Our team of esteemed panellists was made up of individuals from across the whole spectrum of the LGBT+ community. From performers, writers, painters, models, activists, publishers and more, we were lucky to have this glittering ensemble of talented people shortlist our entries.

Lead by our three celebrity panellists, Denise Welch, Sue Perkins and Anna Richardson, the group had the tough but exciting job of reviewing all of our amazing submissions. Find out more about them below, and give them a follow to see more of their incredible work!

Denise Welch

Actress and TV personality - Twitter / Instagram

“Creativity has never been more important than it is now. It can provide us with ways to channel our energy in positive directions and can therefore have a very positive effect on our mental health and life in general. It has been exciting to see the work produced for FIFTY-TWO, much of it a unique catalogue of the creativity unleashed during lockdown."

Sue Perkins

Comedian and broadcaster - Twitter

“It’s great to be supporting Pride In London’s first Queer Art Exhibition and to have the opportunity to see so much beautiful work from the LGBTQ community in London.”

Anna Richardson

TV presenter and writer - Twitter / Instagram

“If art is a representation of life and the struggle of life, then what greater struggle is there than that of identity? Our identity reflects our soul, who we are, and our place in the world - it goes without saying that shining a light on Queer Art is crucial, and that we should be hearing the voices behind it loud and clear.”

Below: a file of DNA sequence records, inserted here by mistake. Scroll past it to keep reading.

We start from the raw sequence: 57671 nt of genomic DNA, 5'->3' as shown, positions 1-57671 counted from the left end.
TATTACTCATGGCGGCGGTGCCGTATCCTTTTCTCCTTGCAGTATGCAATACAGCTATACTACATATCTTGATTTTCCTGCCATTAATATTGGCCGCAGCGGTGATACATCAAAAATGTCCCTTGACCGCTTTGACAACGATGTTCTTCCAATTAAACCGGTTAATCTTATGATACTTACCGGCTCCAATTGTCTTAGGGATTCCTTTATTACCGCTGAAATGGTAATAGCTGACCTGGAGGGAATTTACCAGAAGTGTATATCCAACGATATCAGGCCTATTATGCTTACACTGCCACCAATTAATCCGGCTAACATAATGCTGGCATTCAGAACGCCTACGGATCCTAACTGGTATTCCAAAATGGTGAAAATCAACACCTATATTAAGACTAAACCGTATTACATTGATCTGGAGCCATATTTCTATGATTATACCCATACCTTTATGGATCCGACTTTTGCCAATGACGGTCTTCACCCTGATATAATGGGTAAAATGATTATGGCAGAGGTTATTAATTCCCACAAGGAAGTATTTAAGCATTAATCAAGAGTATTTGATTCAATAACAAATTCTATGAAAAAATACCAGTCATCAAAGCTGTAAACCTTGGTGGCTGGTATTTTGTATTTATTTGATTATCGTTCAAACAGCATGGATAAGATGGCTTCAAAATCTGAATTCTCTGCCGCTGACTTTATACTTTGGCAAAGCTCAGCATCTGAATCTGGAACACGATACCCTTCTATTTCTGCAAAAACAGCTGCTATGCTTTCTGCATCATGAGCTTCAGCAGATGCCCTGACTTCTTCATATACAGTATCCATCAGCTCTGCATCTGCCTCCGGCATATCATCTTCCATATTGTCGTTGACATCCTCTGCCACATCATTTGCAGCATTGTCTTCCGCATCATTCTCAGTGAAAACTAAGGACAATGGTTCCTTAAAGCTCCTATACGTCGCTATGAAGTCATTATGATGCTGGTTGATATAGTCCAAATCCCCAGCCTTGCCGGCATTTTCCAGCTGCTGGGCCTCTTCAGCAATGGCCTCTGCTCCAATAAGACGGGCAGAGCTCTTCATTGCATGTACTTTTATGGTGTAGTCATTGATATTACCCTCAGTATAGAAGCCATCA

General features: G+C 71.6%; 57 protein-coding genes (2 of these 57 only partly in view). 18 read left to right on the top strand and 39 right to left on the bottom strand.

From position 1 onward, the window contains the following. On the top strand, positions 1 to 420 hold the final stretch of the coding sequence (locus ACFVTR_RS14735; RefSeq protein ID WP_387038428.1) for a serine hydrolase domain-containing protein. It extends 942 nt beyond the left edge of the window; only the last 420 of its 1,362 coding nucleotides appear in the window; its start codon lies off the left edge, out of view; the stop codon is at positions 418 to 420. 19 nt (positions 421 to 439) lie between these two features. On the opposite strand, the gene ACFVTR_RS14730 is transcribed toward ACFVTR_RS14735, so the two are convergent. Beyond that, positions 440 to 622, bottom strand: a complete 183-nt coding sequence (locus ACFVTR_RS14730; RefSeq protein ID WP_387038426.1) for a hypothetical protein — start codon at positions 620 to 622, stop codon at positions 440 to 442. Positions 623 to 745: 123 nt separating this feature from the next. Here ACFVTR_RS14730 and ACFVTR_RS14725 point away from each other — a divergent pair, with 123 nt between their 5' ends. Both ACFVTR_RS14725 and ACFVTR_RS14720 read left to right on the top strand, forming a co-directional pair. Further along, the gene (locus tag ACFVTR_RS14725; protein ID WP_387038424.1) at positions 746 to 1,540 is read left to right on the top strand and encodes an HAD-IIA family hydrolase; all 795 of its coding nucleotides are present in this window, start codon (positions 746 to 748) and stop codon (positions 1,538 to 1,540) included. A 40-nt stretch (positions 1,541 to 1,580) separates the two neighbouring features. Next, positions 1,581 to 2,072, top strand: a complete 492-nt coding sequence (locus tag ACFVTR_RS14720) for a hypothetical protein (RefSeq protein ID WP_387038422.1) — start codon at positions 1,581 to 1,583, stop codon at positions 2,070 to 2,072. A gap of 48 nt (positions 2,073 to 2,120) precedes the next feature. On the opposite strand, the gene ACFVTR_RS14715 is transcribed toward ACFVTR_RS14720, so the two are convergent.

Travis Alabanza

Performer and writer - Twitter / Instagram

"Queer people have always set the trends, vanguards and visions of art - many times without that recognition - so it feels exciting to get to be part of this process now."

Radam Ridwan

Writer and creator - Twitter / Instagram

"I am grateful for the ingenuity of queer artists. During this time of stifled movement and diminished space to express ourselves, we have found ways to create art, stretch our limbs, show our craft, and make some money."

Evelyn Carnate

Performer, producer and director - Twitter / Instagram

"It’s crucial for us to honour queer artists’ legacy by continuing to express the queer experience, celebrating our freedom to be visible artists and documenting the evolution of work for future generations!"

Caitlin Mavroleon

Creative Director and consultant - Twitter / Instagram

"As the art curator for Pride in London’s first pop up shop and exhibition in Soho a few years ago, I am delighted to support this exhibition and be among the judging panel reviewing its submissions."

Ruby Wednesday

Musician, performer and writer - Twitter / Instagram

"I feel that this is a wonderful opportunity to explore one's queer expression where members of the LGBTQ+ community have a platform to extend and broaden their reach to new audiences."

Ethan Spibey

Director and CEO of Proud Beer - Twitter / Instagram

"It's especially important for LGBTQ+ people to feel free to express themselves, and art has historically been one of the most important outlets. I'm thrilled, therefore, to be involved with this exhibition, now more than ever, a bit of colour and creativity is much needed."